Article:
Meanwhile, in the WWF Championship contest later that evening, Ric Flair was seen blading on camera in a fairly obvious show of disregard for the backstage policy. Flair suffered a heavy fine for the job, while Hart never revealed he had gotten away with murder until 2007.
The Main Event of WrestleMania VIII from Indianapolis was confusing for many reasons. Perhaps the most obvious was that the main event was actually billed as a double main event in which the WWF Championship match between Ric Flair and Randy Savage would share the stage with a final clash between Sid Justice and Hulk Hogan.
Debating whether Hogan used backstage politics to get the position is better saved for another time.
What is known is that the finish of the contest was a complete and total smorgasbord of mistakes. Sid's contract with the company was up after the match and he was already unhappy having to do the job to Hogan.
Making matters worse, Papa Shango was scheduled to do a run-in that would cause the whole thing to go into disarray until the Ultimate Warrior showed up and cleaned house in his re-debut.
It seemed easy enough. Hogan would hit the leg drop on Sid, Shango would interfere and Warrior would save the day. Then the match would somehow end, not in a disqualification, but with another leg drop and Hogan pinning Sid. Too bad that isn't even close to what happened.
Hogan hit the leg drop, that part went according to plan. But Shango missed his cue, leaving Sid's manager Harvey Whippleman to try and get involved in a fruitless effort.
Left with few other options, Sid kicked out of the Hogan leg drop instead of selling the pin, as was the original ending plan. If you're going to go out, might as well no-sell the biggest move of the biggest star in the industry.
Once Shango finally hit the ring and Warrior made his return, the match ended in confusion and disqualification. It didn't help that the contest went on last, meaning that the true main event of the biggest show in wrestling ended with a total cop out.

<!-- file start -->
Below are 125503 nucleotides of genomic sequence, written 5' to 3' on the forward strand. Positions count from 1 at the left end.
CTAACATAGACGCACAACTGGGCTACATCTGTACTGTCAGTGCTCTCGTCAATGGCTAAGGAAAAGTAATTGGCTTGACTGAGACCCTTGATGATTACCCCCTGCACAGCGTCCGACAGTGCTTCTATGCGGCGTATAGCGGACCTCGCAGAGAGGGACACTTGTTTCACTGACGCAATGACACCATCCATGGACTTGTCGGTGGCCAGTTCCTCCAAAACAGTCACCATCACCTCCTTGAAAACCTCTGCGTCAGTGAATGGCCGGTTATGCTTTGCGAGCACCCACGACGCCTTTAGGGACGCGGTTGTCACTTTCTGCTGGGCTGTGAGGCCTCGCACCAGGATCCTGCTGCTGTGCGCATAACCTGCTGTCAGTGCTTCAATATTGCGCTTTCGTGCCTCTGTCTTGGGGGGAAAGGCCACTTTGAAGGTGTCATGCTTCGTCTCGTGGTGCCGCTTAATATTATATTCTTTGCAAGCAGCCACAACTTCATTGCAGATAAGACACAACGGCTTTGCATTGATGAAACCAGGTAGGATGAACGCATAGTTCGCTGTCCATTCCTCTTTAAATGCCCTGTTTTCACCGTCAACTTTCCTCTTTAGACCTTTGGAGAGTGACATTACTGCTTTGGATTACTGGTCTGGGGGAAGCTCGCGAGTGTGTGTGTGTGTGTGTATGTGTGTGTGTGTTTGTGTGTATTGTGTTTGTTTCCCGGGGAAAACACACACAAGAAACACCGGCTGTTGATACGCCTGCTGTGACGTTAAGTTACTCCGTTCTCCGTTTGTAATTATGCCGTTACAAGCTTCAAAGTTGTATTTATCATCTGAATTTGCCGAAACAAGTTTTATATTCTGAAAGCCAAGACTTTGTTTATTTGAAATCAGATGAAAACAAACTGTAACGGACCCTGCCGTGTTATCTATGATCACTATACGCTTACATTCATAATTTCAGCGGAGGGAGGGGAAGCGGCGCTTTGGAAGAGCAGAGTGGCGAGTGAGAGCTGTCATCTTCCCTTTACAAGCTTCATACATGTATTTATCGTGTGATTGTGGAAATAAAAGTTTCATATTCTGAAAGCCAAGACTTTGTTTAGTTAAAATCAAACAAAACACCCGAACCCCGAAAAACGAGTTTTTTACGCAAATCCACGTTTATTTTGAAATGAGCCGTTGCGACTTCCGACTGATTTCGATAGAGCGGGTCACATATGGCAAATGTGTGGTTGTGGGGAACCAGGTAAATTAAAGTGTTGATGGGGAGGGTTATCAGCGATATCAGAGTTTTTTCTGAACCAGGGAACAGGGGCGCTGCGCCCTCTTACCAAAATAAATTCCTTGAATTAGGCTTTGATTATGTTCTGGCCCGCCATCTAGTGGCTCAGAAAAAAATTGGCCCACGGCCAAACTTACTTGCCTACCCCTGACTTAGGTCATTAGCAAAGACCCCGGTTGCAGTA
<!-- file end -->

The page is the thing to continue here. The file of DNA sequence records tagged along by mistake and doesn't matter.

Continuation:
Sometimes, booking matches is an art. Other times, it is a complete crap shoot. And sometimes, you just can't book two men together without epically horrible results.
WrestleMania IX wasn't a very good event for the WWF. The choice of an outdoor venue combined with silly twists and turns in the main event and a card that was lacking in overall star power didn't help matters. Neither did a simple undercard battle between Razor Ramon and Bob Backlund.
Razor Ramon was still a newcomer to the Federation and was cutting his teeth as a top heel. He had already competed in two main event level matches on pay-per-view, so this battle, buried in the undercard, was easily a demotion.
Backstage, Scott Hall didn't take too kindly to anybody and would be the first to tell you that it was all "business." Though he had yet to form any real allegiances with people like Shawn Michaels, he still sported a "holier than thou" attitude.
Hall's opponent, Bob Backlund, was incredibly intelligent both inside and outside the ring. But his later persona as a rambling psycho on the brink of genius was a little too accurate to his actual persona.
Backlund believed he was better than this and was willing to show Hall just how foolish he could look with a smarter, uncooperative opponent.